One reason that it is unable to fulfil its mission is simply that it has too many tasks. You cannot at the same time prepare the political decisions of the Conference of the Parties and provide an independent, objective assessment of existing scientific knowledge. An independent IMoSEB (within or outside the CBD) is necessary to implement the latter task.

Opening up the coldspots

Most biodiversity 'hotspots' are 'coldspots' for biodiversity scientists: the bulk of biodiversity is concentrated in tropical regions, whereas most biodiversity scientists (with some notable exceptions) are concentrated in developed countries. Solving the global biodiversity crisis will involve transfer of knowledge, which would be greatly assisted by an IMoSEB, as well as of technical know-how and money, among different regions of the world.

I do not view these transfers as being one-way. Many exciting scientific results have accumulated in Northern countries in recent years that could help developing countries implement a more sustainable form of development based on rational use of and respect for biological resources.

But the long-term conservation and sustainable use of biodiversity eventually hinge on the development of a new relationship between humankind and nature, for which no single country or scientific discipline holds the key.

In fact, developed countries could learn much from the experience of less developed countries in this respect.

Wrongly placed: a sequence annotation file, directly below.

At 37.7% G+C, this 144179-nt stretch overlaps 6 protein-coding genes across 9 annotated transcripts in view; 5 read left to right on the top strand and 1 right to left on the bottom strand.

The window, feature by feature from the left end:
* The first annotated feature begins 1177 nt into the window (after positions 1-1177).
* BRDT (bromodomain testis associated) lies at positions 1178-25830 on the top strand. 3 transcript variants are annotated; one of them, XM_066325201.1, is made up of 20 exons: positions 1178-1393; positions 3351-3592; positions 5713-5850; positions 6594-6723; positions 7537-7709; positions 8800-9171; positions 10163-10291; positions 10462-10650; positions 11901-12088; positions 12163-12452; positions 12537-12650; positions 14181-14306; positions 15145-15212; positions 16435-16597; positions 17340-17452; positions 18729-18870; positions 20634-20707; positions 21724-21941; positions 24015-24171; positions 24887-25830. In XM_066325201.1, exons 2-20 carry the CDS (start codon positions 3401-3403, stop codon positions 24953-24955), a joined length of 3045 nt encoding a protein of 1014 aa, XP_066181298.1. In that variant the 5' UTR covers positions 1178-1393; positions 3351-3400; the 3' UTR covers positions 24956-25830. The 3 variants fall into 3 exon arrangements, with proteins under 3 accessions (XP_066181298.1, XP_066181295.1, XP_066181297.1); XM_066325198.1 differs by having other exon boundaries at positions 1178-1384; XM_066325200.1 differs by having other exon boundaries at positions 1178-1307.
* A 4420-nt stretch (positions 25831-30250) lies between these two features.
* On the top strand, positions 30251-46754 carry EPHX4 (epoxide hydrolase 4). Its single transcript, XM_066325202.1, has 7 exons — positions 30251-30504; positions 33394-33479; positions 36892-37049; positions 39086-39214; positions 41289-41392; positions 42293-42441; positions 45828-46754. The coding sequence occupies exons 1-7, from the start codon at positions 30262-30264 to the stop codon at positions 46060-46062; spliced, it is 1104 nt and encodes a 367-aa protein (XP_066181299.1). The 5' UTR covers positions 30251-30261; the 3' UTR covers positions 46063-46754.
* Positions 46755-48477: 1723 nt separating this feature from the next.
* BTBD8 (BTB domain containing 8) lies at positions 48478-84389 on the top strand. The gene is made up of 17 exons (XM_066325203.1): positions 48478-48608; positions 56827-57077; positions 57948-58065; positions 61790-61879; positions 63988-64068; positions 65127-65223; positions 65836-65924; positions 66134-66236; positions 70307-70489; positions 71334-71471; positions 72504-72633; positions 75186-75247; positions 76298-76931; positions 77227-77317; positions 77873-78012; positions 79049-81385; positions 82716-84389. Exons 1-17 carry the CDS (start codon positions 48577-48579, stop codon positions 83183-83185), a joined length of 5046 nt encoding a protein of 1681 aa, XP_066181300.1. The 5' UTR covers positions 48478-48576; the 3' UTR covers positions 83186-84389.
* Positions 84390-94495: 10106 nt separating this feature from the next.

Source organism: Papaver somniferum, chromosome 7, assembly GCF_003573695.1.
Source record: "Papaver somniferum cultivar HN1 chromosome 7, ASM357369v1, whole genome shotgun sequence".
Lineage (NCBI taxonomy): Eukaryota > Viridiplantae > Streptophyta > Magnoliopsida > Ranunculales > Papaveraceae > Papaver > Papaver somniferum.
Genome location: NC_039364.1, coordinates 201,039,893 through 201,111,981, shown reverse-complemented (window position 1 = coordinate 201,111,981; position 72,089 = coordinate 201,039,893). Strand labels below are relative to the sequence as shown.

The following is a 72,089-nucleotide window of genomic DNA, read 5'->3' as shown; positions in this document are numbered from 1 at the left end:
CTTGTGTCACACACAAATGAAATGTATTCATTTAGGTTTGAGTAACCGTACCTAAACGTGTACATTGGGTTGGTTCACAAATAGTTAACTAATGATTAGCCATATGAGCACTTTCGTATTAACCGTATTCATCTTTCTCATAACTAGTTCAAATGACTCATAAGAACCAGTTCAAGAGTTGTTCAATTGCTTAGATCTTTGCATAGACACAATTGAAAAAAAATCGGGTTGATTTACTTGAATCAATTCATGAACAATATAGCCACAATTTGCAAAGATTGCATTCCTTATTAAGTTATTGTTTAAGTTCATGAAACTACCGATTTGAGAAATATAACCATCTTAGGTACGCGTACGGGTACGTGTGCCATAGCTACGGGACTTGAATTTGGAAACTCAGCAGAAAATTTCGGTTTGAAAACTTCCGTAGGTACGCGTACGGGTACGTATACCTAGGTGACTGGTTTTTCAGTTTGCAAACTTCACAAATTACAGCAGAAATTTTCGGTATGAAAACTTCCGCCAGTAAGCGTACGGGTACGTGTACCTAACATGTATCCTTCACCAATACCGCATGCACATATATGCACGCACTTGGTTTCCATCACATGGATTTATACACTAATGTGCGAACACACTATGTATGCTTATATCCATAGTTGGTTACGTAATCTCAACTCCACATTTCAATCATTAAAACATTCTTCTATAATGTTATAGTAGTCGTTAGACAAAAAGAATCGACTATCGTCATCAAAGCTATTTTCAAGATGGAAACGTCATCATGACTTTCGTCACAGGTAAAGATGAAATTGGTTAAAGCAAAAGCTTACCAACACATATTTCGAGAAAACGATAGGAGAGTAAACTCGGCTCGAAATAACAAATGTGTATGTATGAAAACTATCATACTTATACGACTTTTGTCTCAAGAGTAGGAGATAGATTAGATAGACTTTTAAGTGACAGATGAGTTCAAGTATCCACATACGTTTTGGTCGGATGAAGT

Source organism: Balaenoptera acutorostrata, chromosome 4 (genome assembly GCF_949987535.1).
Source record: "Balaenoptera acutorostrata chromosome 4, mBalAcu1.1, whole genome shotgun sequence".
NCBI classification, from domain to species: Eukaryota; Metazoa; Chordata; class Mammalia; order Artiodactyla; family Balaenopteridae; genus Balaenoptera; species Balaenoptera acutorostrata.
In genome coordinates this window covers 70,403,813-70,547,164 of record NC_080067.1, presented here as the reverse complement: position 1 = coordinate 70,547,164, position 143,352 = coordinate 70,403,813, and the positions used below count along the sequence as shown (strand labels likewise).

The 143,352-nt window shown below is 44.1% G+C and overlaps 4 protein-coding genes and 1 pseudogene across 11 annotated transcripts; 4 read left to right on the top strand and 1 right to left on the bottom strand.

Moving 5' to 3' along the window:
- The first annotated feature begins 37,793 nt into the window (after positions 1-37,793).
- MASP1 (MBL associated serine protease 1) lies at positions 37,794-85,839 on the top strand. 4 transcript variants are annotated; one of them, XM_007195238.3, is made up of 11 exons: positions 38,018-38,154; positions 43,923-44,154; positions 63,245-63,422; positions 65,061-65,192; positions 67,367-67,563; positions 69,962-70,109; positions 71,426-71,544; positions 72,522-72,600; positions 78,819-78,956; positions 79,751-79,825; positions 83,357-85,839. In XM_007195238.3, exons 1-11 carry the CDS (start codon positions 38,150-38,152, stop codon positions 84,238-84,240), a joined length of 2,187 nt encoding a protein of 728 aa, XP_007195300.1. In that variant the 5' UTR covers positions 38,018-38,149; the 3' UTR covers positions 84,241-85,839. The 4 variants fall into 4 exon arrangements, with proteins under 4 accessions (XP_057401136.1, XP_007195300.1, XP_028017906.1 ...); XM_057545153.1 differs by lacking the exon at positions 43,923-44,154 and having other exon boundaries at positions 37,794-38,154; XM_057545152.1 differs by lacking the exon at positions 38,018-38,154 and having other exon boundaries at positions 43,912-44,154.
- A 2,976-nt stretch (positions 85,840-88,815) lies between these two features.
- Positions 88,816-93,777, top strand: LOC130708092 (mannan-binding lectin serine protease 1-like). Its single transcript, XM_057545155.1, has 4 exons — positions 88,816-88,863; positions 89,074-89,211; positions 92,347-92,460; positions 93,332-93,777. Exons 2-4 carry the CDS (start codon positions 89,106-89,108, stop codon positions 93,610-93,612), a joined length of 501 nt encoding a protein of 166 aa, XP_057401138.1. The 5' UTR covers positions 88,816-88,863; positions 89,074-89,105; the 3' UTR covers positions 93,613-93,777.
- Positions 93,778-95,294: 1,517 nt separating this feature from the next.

Modern scientific ecology is rediscovering some of the traditional wisdom about the value of biodiversity for the productivity and stability of ecosystems. This wisdom is still evident in some agricultural practices in tropical regions and could inspire modern agriculture in developed countries.

Increasingly acute conflicts

Conflicts arising from the exploitation of the biological resources of land and sea will become increasingly acute in developing regions and take a different form from those in developed regions. The science of conservation and sustainable use of biodiversity will have to be developed in new ways to take into account the reality of the relationship between humans and their natural environment in developing regions.

Establishing an IMoSEB is a necessary if insufficient condition to resolve the biodiversity crisis. The regional consultations that are taking place to assess the needs, scope and possible modalities of an IMoSEB are key to its success. The International Steering Committee will meet in France at the end of this year to assess the consultations and make recommendations.

The international scientific community has broadly supported the IMoSEB initiative, and several countries have expressed a strong interest. I hope governments from all countries will see the benefits of such a mechanism and will call it into existence in whatever form is deemed to be most appropriate.

Read the article 'Diversity without representation' published by Loreau and colleagues on this topic in Nature 442, 245 (2006). For additional information, email [email protected] or consult

Professor Michel Loreau holds the Canada Research Chair in Theoretical Ecology at McGill University and is co-chair of the international steering committee of IMoSEB.